The rules for London’s financial services firms may still be uncertain after Brexit, but one result is already clear: a steady stream of people and business leaving Europe’s financial capital. First it was stock-trading, now fund managers. They are concerned about a Brussels-shaped threat to $2 trillion of business. As Lucca de Paoli and Silla Brush report, the EU is considering tightening the rules on delegation, meaning the management of some assets could be forced out of London.
Thousands of traders and salespeople have already moved out of London since the 2016 referendum. But the next wave is likely to include the high-flyers who advise on strategy, mergers and the raising of capital, according to more than a dozen officials at global institutions. Goldman Sachs Group Inc., for one, is moving senior London investment bankers to the continent. The problem, as Eyk Henning and Jan-Henrik Förster report, is that U.K. bankers can no longer directly pitch transactions to EU
corporate clients. They need a chaperone, a colleague within the EU to initiate contact. And one European regulator has already warned firms against trying to game the system.
The backdrop to all this is the negotiation between the EU and U.K. over regulatory equivalence. Unless the EU determines that Britain’s rules are as strict as its own, U.K. firms won’t be able to offer their services directly to clients in the bloc.
The problem for London is that equivalence is entirely in Brussels’ gift – and it’s hard to see what incentive EU member states, which have long lusted after a slice of London’s business, have to grant it soon. If anything, there’s an incentive for them to prolong the uncertainty and lure business away.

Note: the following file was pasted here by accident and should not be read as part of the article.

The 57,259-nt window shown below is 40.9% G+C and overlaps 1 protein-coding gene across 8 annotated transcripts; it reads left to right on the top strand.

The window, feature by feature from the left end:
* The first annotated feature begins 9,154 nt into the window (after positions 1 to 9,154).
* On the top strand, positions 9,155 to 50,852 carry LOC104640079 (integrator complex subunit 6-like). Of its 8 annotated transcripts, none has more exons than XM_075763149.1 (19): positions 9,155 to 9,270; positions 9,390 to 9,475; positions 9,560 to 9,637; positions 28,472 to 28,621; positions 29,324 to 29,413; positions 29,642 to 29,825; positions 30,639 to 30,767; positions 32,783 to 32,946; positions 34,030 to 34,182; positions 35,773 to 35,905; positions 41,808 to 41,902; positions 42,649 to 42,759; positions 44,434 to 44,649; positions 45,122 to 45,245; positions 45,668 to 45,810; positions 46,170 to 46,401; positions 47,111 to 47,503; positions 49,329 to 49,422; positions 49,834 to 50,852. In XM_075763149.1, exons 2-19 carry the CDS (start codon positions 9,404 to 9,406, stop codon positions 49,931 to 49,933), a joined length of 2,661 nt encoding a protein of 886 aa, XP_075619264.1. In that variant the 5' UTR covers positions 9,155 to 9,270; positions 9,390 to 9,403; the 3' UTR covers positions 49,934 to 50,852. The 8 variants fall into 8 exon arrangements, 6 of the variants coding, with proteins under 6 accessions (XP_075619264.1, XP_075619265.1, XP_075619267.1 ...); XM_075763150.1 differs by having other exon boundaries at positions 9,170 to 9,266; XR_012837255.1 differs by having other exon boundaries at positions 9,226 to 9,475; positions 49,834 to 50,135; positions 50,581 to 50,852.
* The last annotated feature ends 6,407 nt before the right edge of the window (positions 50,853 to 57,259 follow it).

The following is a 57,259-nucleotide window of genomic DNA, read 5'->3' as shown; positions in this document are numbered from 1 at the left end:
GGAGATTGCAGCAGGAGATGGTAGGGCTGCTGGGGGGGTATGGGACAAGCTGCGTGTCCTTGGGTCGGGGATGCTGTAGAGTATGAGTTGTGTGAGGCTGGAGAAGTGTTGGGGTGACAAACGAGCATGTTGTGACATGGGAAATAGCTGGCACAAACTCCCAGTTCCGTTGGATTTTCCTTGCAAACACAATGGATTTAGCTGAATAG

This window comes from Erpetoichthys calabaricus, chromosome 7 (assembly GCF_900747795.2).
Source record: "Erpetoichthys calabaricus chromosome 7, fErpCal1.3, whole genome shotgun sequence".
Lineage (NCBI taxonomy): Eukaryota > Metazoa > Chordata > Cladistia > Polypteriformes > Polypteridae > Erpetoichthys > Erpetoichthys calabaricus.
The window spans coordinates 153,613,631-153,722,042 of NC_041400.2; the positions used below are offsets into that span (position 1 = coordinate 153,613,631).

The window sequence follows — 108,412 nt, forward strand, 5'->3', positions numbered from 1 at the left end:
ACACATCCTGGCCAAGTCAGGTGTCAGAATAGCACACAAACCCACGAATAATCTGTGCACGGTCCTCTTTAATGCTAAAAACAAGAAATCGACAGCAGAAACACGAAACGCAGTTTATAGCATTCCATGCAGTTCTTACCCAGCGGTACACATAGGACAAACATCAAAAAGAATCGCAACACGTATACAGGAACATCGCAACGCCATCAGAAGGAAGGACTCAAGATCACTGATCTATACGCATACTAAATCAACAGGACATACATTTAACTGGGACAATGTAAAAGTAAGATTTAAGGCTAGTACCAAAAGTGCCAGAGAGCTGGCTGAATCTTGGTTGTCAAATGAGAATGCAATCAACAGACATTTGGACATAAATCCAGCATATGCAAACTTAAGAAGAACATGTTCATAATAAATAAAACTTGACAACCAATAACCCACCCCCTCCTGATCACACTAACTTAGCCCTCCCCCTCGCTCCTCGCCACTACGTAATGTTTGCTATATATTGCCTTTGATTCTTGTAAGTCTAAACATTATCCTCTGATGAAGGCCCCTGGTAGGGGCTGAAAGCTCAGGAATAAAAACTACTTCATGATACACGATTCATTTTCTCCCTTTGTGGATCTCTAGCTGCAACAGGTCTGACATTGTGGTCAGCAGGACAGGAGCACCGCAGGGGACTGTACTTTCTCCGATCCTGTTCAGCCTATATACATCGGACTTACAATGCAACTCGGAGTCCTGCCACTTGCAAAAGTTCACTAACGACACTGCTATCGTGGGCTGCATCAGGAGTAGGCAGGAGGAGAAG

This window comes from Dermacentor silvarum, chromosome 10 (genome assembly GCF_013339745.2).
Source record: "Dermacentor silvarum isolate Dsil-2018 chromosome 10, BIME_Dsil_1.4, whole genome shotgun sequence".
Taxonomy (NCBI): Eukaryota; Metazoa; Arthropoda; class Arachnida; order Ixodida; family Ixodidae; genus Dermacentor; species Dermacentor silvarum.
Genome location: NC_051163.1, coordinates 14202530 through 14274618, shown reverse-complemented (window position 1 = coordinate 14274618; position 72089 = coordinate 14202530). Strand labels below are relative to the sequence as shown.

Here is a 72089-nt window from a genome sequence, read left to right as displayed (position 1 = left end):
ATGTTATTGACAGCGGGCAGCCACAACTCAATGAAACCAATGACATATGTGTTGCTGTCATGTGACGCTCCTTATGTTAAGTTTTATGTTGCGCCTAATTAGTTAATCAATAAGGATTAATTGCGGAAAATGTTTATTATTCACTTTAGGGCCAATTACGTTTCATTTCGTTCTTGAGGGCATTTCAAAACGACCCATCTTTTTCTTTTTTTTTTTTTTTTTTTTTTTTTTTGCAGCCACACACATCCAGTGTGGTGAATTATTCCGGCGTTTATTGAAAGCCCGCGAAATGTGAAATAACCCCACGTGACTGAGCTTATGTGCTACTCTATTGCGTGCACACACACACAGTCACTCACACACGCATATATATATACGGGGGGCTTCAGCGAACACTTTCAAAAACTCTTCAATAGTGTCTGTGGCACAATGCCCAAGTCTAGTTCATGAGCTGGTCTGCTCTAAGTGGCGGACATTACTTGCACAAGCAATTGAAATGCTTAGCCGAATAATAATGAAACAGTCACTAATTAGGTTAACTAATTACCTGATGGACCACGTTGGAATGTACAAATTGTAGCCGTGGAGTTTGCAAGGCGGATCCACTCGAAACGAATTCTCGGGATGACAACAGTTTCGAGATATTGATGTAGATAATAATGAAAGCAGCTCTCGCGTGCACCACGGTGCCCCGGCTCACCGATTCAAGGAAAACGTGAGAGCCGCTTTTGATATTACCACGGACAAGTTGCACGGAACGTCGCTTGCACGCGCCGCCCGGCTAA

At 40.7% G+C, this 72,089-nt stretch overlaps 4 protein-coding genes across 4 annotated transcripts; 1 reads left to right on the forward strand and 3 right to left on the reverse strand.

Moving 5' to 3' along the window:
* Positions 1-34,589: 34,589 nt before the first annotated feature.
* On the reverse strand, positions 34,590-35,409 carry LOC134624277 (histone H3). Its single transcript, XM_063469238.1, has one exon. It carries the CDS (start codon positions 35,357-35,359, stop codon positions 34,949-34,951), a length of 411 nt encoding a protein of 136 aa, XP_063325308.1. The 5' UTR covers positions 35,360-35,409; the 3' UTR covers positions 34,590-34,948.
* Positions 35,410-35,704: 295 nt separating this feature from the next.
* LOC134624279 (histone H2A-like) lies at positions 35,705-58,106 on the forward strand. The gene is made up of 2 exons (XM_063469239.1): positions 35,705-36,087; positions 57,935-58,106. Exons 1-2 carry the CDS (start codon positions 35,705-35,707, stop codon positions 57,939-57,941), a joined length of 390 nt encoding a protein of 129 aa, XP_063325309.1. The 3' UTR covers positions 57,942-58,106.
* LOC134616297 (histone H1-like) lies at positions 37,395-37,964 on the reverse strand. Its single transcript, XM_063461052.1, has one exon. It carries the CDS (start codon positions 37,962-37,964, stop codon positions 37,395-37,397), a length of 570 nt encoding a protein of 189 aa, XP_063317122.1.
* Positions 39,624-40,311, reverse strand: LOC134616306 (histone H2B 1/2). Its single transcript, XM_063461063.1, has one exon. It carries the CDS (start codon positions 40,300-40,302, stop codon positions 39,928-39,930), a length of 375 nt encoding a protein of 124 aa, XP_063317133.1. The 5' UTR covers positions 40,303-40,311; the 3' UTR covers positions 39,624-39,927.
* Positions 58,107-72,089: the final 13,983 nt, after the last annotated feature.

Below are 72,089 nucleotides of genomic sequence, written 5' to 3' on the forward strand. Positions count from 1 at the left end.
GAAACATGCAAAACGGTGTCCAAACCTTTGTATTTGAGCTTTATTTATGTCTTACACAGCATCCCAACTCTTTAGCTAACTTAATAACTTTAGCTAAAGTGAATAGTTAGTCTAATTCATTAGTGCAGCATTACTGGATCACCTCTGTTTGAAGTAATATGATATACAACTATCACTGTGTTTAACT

The presence of a deal has eased investor fears of an abrupt change to the status quo. However, the relationship between the UK and EU has been changed and the full implications of that will only become obvious over time. The one thing we do know is the EU is going to attempt to take the most possible advantage of the new environment and the UK will do the same.
The EU has a long history of protectionist policy and that is only going to be more of trend as it becomes more insular and seeks to draw a clear line between what membership and non-membership of the bloc looks like.
For the UK’s part it has to do everything possible to enhance independence from reliance on the EU. That’s particularly true for both food and energy. Measures to enhance domestic productivity relative to the EU are inevitable. The question is how will the workforce respond to need for greater efficiency without significant pay increases.
The Pound continues to exhibit base formation characteristics against the Euro and the stock market continues to trade at a relative discount to other developed stock markets. That suggests the UK will be an attractive region for international investors going forward provided the rollout of post Brexit measures is reasonably smooth.